“Social partnership” is anti-democratic, because a small group of insiders make the deal. This is then packaged and sold to workers as the best deal possible at this time, given the present circumstances.
Social partnership comes onto the horizon as a result of political, employment and economic crisis, in order to reduce workers’ expectations, demands and aspirations and to lay the ground for the introduction of austerity.
The trade union movement must reject this strategy.
To be clear, I am not condemning the entire trade union movement. There are many within the movement fighting against this strategy. Some comrades inferred that in last month’s Socialist Voice I was condemning the entire trade union movement in the North for not taking an anti-imperialist stance. This was not the intention, as many unions do.
Social partnership agreements are not binding on the government: it is free to treat them as advisory, while unions depend on the state to introduce legislation in the spirit of the agreement, which rarely happens.
The ultimate goal of social partnership is the demobilisation of union resistance in employers’ interests. Unions exchange wage moderation and industrial peace for an expectation of policy and institutional influence. The amount of influence is debatable. Some legislative regulations protecting workers were negotiated under social partnership but ultimately had to be passed by the government. Not all were: for example, legislation on migrant workers was promised but never implemented.
Trade unions always feared legislation on employment, but social partnership actually accelerated it. Of course the crowning glory of social partnership was the Industrial Relations Act (1990), which in effect stripped all power from unions and workers, transferring it to employers and the judiciary. The trade union movement was hoodwinked by Bertie Ahern, then minister for labour, who was seen as the workers’ friend, with guarantees, promises and assurances that it was in workers’ best interest to get this legislation through, as it would inevitably lead to better pay and conditions, when employment relations would improve immensely as a result of it. Yes, employment relations improved immensely—but for employers—as a result of the 1990 act.
The trade union movement had been softened up and became far too cosy around Government Buildings, believing their own bluster that they had influence on social policy. During this period the working class suffered devastating cuts to the social wage; the building of public housing was abandoned to the private sector; charges were introduced for the dysfunctional health service, on its knees as a result of continuous cuts. At the same time tax breaks were given to employers, speculators and investors as workers were robbed to pay Peter, Paul and every gombeen businessperson in the largest transfer of wealth to the ruling elite since the foundation of the state.
As a result of social partnership, union density collapsed. Strikes became a thing of the past, leading to a generation of union reps without any experience of collective bargaining or collective action.
As time went on, social partnership became more and more bureaucratic, with working groups, task forces, reviews, and committees, leading to avoidance, postponement, and lack of decision-making on contentious issues. Employers did not have to implement regulations, and many did not.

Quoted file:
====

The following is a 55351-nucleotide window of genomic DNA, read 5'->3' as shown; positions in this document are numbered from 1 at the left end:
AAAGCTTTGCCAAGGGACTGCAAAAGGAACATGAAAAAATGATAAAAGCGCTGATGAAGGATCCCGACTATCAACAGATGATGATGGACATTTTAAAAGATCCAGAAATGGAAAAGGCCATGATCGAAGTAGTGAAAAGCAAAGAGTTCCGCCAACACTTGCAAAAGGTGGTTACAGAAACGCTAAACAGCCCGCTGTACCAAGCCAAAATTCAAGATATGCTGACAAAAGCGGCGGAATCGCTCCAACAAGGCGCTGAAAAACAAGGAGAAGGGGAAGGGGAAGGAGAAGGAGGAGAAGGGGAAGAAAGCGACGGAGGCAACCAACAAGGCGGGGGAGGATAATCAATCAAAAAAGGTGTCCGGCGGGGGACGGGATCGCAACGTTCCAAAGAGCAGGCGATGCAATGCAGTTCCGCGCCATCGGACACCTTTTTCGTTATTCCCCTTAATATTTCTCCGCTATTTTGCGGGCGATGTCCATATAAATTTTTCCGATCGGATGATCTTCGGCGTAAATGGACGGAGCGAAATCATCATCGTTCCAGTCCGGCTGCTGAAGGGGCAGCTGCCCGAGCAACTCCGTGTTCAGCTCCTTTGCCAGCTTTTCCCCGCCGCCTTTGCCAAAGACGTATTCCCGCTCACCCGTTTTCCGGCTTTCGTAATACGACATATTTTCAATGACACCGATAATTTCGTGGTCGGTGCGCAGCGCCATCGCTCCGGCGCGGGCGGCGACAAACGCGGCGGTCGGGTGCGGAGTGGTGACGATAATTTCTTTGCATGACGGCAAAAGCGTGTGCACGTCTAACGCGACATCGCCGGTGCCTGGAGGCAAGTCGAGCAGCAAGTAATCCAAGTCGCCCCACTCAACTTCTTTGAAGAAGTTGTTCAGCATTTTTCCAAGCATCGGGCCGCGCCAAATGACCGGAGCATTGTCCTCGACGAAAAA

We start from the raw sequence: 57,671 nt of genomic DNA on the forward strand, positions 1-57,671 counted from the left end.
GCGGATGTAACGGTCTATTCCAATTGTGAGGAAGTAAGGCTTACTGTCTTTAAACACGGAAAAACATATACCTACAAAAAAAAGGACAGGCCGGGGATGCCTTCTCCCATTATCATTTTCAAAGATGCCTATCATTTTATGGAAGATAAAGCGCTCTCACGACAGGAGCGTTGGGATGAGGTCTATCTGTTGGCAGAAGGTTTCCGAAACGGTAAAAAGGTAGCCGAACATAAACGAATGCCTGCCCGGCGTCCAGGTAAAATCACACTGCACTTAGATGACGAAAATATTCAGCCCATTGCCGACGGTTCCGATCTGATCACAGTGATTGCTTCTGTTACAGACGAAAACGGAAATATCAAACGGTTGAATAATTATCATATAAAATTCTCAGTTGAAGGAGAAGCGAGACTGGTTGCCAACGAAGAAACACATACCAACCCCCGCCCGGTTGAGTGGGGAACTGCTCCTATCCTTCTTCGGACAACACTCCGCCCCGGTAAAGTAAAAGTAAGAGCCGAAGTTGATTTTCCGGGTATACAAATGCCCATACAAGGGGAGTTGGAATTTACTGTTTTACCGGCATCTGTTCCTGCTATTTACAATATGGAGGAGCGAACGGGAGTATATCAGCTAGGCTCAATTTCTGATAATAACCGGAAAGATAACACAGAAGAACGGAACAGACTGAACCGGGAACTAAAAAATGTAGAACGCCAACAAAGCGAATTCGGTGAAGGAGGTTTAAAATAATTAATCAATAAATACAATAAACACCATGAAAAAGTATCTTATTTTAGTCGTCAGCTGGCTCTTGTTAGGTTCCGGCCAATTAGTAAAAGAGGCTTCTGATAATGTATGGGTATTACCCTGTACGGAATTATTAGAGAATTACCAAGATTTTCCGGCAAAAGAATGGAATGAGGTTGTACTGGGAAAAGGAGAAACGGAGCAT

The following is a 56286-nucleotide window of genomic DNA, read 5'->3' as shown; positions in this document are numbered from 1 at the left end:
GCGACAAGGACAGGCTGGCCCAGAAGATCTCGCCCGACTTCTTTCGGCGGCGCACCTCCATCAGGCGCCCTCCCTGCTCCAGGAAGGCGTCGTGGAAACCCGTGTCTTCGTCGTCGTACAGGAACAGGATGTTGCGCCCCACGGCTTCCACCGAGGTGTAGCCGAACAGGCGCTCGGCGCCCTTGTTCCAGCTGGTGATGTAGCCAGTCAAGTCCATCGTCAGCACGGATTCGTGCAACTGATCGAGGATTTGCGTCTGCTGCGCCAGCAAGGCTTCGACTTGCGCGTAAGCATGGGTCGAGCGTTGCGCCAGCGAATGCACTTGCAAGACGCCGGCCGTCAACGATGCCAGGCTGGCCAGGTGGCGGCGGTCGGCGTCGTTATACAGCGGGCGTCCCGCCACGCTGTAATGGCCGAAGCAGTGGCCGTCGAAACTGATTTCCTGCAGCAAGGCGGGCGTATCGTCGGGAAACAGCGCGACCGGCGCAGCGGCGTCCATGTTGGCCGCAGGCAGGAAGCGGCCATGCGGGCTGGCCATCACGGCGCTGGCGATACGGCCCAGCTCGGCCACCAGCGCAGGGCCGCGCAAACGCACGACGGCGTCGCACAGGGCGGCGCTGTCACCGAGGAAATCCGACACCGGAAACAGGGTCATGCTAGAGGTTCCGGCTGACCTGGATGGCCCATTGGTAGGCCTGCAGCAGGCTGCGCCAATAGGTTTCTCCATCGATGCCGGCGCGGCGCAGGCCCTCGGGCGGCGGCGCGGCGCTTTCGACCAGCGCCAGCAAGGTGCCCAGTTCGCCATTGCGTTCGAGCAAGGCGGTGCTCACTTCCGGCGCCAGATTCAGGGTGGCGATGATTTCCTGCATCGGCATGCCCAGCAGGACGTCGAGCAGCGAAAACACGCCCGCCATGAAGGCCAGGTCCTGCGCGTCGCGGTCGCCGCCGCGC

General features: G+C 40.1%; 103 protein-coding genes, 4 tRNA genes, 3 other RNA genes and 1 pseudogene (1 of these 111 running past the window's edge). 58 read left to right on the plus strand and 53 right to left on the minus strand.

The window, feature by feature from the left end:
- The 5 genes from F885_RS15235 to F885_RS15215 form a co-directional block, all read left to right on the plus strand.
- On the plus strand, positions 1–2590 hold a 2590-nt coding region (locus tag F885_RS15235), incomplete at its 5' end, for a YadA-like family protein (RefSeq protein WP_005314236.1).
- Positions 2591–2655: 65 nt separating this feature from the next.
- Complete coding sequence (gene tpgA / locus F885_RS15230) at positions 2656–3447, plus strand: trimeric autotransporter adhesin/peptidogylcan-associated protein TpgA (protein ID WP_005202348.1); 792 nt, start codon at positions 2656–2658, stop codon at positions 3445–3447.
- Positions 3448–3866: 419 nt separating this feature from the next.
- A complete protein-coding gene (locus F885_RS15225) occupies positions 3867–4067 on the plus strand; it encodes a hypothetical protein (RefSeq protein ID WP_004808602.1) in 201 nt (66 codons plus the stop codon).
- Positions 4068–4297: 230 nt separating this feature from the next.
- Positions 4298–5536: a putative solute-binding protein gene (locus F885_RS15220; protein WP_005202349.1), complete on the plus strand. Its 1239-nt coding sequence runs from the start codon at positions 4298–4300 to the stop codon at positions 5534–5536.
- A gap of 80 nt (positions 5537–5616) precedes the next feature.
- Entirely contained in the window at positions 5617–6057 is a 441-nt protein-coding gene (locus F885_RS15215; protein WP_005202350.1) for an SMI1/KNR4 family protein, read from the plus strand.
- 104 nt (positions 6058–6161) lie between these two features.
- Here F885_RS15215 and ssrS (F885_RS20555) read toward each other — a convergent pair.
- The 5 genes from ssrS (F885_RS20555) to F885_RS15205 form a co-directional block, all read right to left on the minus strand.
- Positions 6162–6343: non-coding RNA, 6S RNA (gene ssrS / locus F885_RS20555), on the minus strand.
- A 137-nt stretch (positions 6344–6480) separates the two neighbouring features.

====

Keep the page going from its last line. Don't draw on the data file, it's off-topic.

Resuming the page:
The private sector has almost complete autonomy to pursue corporate strategies, while employers are free to determine the form, structure and organisation of any internal collective bargaining unit.
The main achievement of social partnership was a victory for the employers in gaining pay restraint and industrial peace. The cherry on the pie was a plethora of anti-union legislation, not least the Industrial Relations Act. The government succeeded in lowering workers’ expectations, enabling them to impose austerity policies at will. In the public sector, “workplace partnership” has been used in a managerial manner to drive through a predetermined reform agenda.
The reliance of the trade union movement, particularly the larger unions, on social partnership as a strategy has over time engendered a reluctance to embrace and in some cases a fear of alternative strategies.
Social partnership created an unnatural division between the public and private sectors, and this was encouraged by the government, employers, and media. The Croke Park Agreement then divided the public sector unions. Social partnership has left the trade union movement a pale shadow of its former self: broken, demoralised, with falling union density and a serious lack of experience in collective action, leading to a fundamental lack of confidence.
The employers’ side, on the other hand, has grown in confidence as increasingly, and successfully, they turn to the courts to stop workers from striking. The anti-union legislation has led to many victories over unions, giving employers the confidence to now engage in aggressive union-busting tactics.
The legal environment is extraordinarily hostile to workers and to unions. Workplace partnership is non-existent, as the balance of power has shifted from workers to employers.
Social partnership has devastated the trade union movement; but still many within it are wedded to this paradigm. There has been a class war on workers’ rights for thirty years, and workers are losing hands down.
Social partnership is class betrayal. Unions must become radical or they will become redundant and ultimately defeated.